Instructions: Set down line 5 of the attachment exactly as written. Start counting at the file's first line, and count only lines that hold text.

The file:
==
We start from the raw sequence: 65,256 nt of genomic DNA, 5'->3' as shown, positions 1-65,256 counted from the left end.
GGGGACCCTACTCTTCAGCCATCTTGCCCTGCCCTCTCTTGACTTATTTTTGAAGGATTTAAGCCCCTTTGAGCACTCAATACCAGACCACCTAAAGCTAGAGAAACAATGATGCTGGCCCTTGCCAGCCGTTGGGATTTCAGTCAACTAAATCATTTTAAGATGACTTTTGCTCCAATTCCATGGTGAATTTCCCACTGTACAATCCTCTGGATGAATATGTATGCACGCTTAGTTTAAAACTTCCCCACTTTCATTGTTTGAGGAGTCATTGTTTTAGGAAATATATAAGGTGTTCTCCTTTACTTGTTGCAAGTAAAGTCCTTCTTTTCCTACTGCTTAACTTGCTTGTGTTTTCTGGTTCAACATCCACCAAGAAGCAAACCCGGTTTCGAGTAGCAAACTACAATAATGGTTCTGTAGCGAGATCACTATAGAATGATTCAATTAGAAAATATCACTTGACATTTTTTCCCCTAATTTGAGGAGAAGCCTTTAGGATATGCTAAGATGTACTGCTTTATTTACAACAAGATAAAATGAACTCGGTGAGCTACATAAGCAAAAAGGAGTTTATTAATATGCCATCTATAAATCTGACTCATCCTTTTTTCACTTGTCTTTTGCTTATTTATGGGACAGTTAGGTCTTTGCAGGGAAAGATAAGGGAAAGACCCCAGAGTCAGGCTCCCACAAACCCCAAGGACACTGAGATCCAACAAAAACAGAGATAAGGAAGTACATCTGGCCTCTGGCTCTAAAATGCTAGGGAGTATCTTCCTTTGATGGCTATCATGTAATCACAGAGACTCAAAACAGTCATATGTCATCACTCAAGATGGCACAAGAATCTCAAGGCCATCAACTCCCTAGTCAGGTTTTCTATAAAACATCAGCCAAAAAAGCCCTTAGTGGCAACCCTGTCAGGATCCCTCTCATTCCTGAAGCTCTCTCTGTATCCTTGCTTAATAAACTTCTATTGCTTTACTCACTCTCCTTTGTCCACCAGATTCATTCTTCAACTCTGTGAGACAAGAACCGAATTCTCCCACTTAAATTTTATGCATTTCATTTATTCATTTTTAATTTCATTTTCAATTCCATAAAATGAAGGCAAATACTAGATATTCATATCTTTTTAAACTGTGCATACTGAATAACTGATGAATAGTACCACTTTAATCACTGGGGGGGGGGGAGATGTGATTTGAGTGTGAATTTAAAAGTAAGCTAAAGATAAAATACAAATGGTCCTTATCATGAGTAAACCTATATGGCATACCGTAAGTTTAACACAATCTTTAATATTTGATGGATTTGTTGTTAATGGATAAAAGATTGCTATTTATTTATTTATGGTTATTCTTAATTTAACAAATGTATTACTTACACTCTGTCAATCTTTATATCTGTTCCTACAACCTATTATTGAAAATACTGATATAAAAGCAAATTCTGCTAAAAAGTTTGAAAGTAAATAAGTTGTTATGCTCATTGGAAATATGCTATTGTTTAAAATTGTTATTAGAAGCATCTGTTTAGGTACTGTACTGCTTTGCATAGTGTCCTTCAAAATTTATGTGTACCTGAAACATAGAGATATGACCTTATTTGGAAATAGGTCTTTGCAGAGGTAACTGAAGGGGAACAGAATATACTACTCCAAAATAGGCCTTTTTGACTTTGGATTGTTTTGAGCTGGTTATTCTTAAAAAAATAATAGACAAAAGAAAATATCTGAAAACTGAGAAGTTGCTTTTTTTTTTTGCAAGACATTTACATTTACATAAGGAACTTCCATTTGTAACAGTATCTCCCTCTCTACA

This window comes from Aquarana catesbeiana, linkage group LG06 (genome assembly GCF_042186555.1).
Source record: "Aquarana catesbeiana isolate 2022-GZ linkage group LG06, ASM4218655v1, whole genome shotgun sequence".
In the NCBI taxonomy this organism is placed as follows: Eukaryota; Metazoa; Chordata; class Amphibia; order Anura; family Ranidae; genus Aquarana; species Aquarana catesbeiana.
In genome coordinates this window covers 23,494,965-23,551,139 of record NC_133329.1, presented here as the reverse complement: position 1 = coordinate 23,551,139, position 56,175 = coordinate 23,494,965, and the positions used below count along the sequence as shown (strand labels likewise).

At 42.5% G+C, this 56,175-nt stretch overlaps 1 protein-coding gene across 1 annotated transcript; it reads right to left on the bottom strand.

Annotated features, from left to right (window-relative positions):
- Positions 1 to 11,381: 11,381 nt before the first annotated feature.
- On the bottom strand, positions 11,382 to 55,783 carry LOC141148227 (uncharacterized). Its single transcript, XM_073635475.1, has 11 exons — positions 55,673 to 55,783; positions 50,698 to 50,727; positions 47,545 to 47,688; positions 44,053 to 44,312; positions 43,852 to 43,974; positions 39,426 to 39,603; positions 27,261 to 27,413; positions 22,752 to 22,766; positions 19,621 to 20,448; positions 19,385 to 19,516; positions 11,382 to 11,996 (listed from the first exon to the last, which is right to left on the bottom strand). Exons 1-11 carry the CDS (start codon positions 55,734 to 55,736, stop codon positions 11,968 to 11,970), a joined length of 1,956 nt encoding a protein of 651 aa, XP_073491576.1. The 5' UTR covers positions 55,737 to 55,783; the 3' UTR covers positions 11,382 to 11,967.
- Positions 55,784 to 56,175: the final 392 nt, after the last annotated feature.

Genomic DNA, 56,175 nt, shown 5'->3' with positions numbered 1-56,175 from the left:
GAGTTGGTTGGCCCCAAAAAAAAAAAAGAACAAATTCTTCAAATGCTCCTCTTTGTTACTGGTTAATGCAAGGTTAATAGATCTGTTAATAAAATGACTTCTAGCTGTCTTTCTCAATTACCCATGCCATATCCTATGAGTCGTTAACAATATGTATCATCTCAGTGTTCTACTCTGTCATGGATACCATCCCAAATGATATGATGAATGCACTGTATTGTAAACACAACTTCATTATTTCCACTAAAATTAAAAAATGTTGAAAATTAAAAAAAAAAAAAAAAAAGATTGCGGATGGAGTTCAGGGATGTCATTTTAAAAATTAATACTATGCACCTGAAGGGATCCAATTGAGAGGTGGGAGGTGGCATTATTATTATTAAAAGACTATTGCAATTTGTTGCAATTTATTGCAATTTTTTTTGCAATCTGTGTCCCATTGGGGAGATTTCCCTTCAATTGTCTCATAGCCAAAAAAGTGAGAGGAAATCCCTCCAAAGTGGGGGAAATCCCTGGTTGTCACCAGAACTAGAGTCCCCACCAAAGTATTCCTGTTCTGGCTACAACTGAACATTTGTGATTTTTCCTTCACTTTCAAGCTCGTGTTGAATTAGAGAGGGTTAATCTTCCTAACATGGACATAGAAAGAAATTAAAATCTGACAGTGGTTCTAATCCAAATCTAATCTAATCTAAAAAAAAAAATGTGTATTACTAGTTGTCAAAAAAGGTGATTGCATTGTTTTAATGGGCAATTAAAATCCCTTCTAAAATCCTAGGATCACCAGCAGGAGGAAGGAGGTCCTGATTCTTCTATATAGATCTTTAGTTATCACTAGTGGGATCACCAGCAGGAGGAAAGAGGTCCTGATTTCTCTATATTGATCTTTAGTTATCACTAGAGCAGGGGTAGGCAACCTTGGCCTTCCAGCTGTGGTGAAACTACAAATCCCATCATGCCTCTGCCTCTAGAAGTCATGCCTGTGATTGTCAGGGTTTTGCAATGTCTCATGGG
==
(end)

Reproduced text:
In the NCBI taxonomy this organism is placed as follows: Eukaryota; Metazoa; Chordata; class Amphibia; order Anura; family Ranidae; genus Aquarana; species Aquarana catesbeiana.